Soccer Field of Dreams for LGBT

BUENOS AIRES — In the Constitución neighborhood of Argentina’s capital, Celeste Lirrazabal, a 53-year-old female transsexual, escaped prostitution, drug trafficking and violence thanks to an unlikely weapon: her passion for soccer. Kicking a ball gave her a pathway out of 15 years as a sex worker.

Today, the fit blonde devotes most of her time to playing soccer for Ferro Carril Oeste and Atlético Huracán, two Buenos Aires clubs. She doesn’t get paid to play. Instead, she supports herself thanks to a pension she receives from the state. She also works part-time jobs, such as working at a hospital teaching transsexuals about HIV, and providing care for the elderly. In December, she won a local soccer competition in the seaside village of Villa Gesell. For the first time in two years, she could afford a flight to her hometown of Jujuy in the north of the country to visit relatives.

Lirrazabal’s idol is the Argentinian soccer great, Maradona. She is striving to shake up the soccer world in Catholic Argentina – the pope’s birthplace – in her own way. She says she is dedicated to becoming the nation’s first transsexual to play soccer professionally – in the country’s first division.

That will be a tall order. According to FIFA, the world’s governing soccer body, the oldest athlete who played in the World Cup was the Colombian Faryd Mondragon, who was 43 when he played in the 2014 event. The oldest player to compete in Argentina’s elite level was Juan Sebastián Verón, who was believed to be at least 38 when he last played. For Lirrazabal, her dream to compete at the highest level of soccer is less about athletic accomplishment and more about making a statement on behalf of the transgender community. “I want to break down barriers so that society sees me as one more girl,” she says.

As Lirrazabal strolls around the colonial streets of Constitución, familiar faces still call her “Dani,” her name when she worked the streets. She does not mind. Lirrazabal wants to galvanize her former colleagues into playing soccer to give up prostitution.

Lirrazabal’s openness about her past and her dreams for the future are buoyed by the country she is living in. Argentina has one of the most advanced set of laws across Latin America that governs the rights of the lesbian, gay, bisexual and transgender communities. In a 2015 report by the World Health Organization, “Transgender People and HIV,” Argentina is cited as an exemplary country for providing gender-equality rights.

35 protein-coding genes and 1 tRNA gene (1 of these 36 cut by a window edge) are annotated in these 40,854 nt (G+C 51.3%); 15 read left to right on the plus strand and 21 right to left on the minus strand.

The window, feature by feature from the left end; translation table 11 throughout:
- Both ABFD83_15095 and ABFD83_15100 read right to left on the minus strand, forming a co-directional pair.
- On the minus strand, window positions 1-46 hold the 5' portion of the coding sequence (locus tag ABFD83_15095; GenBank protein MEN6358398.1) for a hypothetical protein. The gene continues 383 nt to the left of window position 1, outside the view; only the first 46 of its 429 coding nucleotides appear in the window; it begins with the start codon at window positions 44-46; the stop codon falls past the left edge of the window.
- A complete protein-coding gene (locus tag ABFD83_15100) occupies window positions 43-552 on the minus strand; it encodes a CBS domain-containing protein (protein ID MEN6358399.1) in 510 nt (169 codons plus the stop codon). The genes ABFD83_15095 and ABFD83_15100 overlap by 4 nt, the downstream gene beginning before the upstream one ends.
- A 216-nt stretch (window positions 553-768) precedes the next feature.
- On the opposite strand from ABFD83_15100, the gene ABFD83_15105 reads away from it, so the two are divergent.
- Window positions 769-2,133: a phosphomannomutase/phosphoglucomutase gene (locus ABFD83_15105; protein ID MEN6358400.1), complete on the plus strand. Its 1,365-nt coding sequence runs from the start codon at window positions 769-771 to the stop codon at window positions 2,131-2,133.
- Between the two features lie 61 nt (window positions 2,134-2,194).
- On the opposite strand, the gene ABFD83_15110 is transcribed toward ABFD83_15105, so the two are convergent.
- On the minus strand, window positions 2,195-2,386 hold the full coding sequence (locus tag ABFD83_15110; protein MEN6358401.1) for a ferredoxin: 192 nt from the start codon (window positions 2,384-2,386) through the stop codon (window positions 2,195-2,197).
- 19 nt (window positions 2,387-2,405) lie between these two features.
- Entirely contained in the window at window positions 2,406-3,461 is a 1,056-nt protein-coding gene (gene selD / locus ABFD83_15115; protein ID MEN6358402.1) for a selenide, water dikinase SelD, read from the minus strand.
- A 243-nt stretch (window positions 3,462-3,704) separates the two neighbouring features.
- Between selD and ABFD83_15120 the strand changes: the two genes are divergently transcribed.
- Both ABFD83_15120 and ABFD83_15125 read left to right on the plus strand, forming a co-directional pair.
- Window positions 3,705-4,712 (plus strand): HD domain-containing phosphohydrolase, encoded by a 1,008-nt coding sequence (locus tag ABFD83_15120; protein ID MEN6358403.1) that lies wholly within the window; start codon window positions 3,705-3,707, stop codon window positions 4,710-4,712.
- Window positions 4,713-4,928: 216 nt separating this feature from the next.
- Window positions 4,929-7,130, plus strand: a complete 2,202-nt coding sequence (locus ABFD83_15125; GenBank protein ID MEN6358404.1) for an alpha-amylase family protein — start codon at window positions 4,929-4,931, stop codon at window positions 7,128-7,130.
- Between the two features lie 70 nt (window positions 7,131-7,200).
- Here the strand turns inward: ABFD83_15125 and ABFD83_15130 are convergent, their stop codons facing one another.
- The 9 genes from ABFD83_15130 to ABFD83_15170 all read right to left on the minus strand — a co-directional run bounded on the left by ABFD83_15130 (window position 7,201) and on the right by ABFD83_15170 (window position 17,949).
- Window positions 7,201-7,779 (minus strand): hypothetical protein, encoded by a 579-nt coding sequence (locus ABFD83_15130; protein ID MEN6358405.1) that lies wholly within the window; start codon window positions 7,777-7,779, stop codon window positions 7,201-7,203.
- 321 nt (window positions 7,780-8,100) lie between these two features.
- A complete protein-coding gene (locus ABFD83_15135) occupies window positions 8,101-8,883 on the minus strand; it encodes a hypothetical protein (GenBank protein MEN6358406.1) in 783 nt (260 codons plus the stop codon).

The country’s gender equity law, passed in 2012, enables individuals to change gender on official documents without any psychiatric diagnosis, as is required in most countries, including the United States. Argentina is the only country that allows people to change their gender identities without facing barriers such as hormone therapy, surgery or psychiatric diagnosis that labels them as having an abnormality.

There are no official statistics on the transgender community in Argentina or elsewhere in the world. However, the Association of Transvestites, Transsexuals and Transgenders of Argentina, the largest transgender organization in the country, estimates the transsexual population in the country is about 12,000.

In September 2015, the Buenos Aires province passed a hiring quota law that requires local government to set aside at least 1 percent of its jobs for the transvestite, transsexual and transgender community. Lirrazabal says she has found respect in the most unlikely places for inclusion. In Buenos Aires’ largest and most infamous slum, Villa 31, female soccer aficionados have invited her to play a game with them on Sundays.

“Most people will always discriminate: ‘is this a man or a woman?’ they would ask,” explains Constanza Rojas, Lirrazabal’s soccer mate and resident of the shantytown. “I was intimidated when I first met Celeste but then, when I got to know her, I understood she was a girl.”

This video was produced for U.S. News and World Report in December 2015 and published on April 4, 2016. Click here to watch it. 

 


Leave a Reply

Your email address will not be published. Required fields are marked *